Sunday, November 11, 2007

Child Safety Never To Be Compromised

By Jeswan Kaur

KUALA LUMPUR, -- While the nations all over the world celebrate Children's Day every November, the children's fate seems to be a cause of concern of late especially in Malaysia.

Two months ago, the nation was shocked with the death of eight-year-old Nurin Jazlin Jazimin. The girl was sexually ravaged and her naked body was found stuffed inside a sports bag left near a stairway of a shop house.

While the public outrage was just abating, the nation was again shocked by the news of the brutal rape and murder of nine-year old Preeshena Varshiny last Wednesday. Preeshena's body was dumped from the balcony of a condominium.

Nurin and Preeshena are among the many victims of child predators who are still free. Now safety of children has become a challenge with the authorities.

While the communities call for public spaces to be made safe for children, the non-governmental organisations have taken it upon themselves to educate the people on the issues of violence and safety. One of them is the women's group, All Women's Action Society (AWAM).

AWAM organised the Citizens Against Rape (CAR) campaign to raise awareness on the issue of safety. Although the task of creating safe spaces particularly for children remains as challenging as ever, AWAM has tirelessly been advocating for a violent free environment and safe spaces for the young.


AWAM executive director Honey Tan Lay Ean said they have been going to schools, colleges and universities to talk about issues of violence and safety.

"We link these issues with human rights i.e. how violence violates our rights and the right to live, liberty and security of a person. This includes living with dignity and free from violence," she told Bernama.

One reflection of its commitment was its June 30, 2007 project called "Walk and Wheel: Uniting for Safe Spaces". The tagline was "Count Me In".

"Part of the project was for young people to take part in a school contest indicating how they would deal with various kinds of violence i.e. robbery, rape, sexual harassment and domestic violence.

"On October 6, AWAM held another project called "Unity for Safe Spaces: Children Count". The objective was to enable the public, especially the children to express their feelings on recent events of violence and abduction affecting children with Nurin being the latest in the long list of cases," said Tan.

She added that AWAM believes it takes teamwork to make public spaces safe, be it the homes or outside.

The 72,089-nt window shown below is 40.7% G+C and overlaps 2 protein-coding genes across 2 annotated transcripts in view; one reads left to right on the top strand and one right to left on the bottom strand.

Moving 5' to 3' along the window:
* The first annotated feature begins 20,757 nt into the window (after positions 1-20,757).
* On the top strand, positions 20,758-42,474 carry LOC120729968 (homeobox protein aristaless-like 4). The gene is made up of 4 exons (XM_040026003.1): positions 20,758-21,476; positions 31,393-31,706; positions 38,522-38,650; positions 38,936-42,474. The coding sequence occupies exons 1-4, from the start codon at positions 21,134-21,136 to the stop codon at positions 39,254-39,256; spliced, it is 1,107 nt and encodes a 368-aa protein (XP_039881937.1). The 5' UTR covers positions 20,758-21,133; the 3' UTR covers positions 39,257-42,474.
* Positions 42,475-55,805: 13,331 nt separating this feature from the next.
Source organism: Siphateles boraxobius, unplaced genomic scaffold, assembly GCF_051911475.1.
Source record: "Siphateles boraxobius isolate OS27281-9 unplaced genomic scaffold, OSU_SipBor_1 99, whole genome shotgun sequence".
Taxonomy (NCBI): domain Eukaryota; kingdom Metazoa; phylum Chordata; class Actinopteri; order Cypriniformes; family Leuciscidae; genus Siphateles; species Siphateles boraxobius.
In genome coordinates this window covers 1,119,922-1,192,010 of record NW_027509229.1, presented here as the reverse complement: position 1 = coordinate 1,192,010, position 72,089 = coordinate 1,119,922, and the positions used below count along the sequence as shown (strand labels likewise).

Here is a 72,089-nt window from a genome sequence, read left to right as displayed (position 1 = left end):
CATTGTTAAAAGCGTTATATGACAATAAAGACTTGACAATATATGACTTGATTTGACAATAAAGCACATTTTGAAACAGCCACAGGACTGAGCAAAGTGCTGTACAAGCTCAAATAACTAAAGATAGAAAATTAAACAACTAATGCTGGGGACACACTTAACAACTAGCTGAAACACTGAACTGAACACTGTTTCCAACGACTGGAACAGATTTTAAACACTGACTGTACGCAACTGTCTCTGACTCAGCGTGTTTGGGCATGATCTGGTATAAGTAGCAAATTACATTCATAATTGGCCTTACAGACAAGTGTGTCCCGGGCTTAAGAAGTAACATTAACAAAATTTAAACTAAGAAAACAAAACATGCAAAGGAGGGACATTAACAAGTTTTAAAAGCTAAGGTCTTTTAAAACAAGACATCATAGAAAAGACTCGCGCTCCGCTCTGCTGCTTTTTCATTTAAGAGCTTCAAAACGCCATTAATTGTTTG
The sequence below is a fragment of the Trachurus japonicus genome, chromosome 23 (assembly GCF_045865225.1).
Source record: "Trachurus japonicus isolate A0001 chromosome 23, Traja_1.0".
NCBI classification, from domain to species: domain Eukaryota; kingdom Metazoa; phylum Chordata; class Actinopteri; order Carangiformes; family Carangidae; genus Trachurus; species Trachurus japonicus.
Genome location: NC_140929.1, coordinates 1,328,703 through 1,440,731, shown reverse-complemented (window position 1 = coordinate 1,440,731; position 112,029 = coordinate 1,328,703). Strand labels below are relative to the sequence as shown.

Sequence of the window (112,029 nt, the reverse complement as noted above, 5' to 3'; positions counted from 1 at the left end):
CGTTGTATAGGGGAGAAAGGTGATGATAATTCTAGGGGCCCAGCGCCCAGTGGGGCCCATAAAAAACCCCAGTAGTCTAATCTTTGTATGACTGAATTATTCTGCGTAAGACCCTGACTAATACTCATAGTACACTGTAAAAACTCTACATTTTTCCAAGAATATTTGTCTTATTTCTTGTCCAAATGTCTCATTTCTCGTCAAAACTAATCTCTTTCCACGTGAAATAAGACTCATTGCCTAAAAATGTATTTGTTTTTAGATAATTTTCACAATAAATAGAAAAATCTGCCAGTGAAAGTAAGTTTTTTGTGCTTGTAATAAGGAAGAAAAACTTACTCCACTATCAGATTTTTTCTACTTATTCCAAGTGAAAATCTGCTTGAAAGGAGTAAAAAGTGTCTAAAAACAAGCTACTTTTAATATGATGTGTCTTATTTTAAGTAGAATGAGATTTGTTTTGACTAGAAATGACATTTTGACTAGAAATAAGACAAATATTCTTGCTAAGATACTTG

"We are focusing on what we, the police and the local councils can do to play our parts effectively. Public programmes are important because they help bring out specific issues, thus starting a process of change.

"While public programmes can be limited because it reaches out only to a limited number, they must be carried out often and in different localities. Here, funding becomes a key matter to bear in mind," Tan said.


Tan said violence, especially violence against women and girls would see a decrease if everyone started dealing with the more endemic issues of discrimination against women and gender inequality.

"These relate to gender-based-violence because when women are discriminated against, they are valued less and this lower status perpetuates violence against them, and often with impunity."

She pointed out that one of the more effective ways of dealing with issues of gender-based-violence is to change people's values and mindsets.

"This means accepting that girls and boys and women and men are to be valued equally and violence is not the way to deal with issues which arise in our everyday lives.

"There must be a concerted effort to reach out to boys and men so that they become more aware of how gender discrimination and inequality have impacted them too, although in a different manner."

She said boys and men also face the stereotyping that they have to be macho and aggressive and that violence is a good way to solve problems. This disables them from showing their caring, nurturing and compassionate side for fear of being labelled as "sissy" or "soft".


Tan said on November 24, AWAM would organise a workshop for young women and men on issues of gender-based-violence in Kuala Lumpur.

"This will be in relation to the White Ribbon Campaign on November 25. And November 25 also marks the start of the 16 Days of Activism on Violence Against Women, culminating in the Human Rights Day on December 10."

She said AWAM also has on-going programmes in Kuantan, Batu Pahat, Johor Baharu and Melaka.

"We will conduct more workshops but the highlight will be the 'Girl Power Camp' which will be held for girls in the 13 to 17 age group. AWAM aims to empower them by raising their gender awareness and teaching them some basic self-defence skills," Tan said.


1 comment:

Zulkifli said...

satu jer cara...polis kena lebih agresif...betul kata lang...sistem siasatan masih lagi kuno...peralatan yang polis ada rasanya bernilai RM47 juta..peralatan yang canggih itu mengapa tak digunakan...?sekadar buat perhiasan baik di hantar ke muzium....

pembunuh Nurin dan Preeshena mungkin boleh menyerang kanak kanak lain yang apa saya boleh sifatkan sebagai "kegagalan pihak polis"...

kalau ikut siri TV CSI...walaupun ianya hanya siri TV di tempat pembunuhan Preeshena itu mungkin banyak clue seperti cap jari dan sebagainya...

4 orang yang ditangkap dah dibebaskan...siasatan tak patut berhenti disitu sahaja...kena teruskan...adakah kerana Nurin dan Presheena ni anak orang awam maka siasatan ibarat lepas batuk ditangga?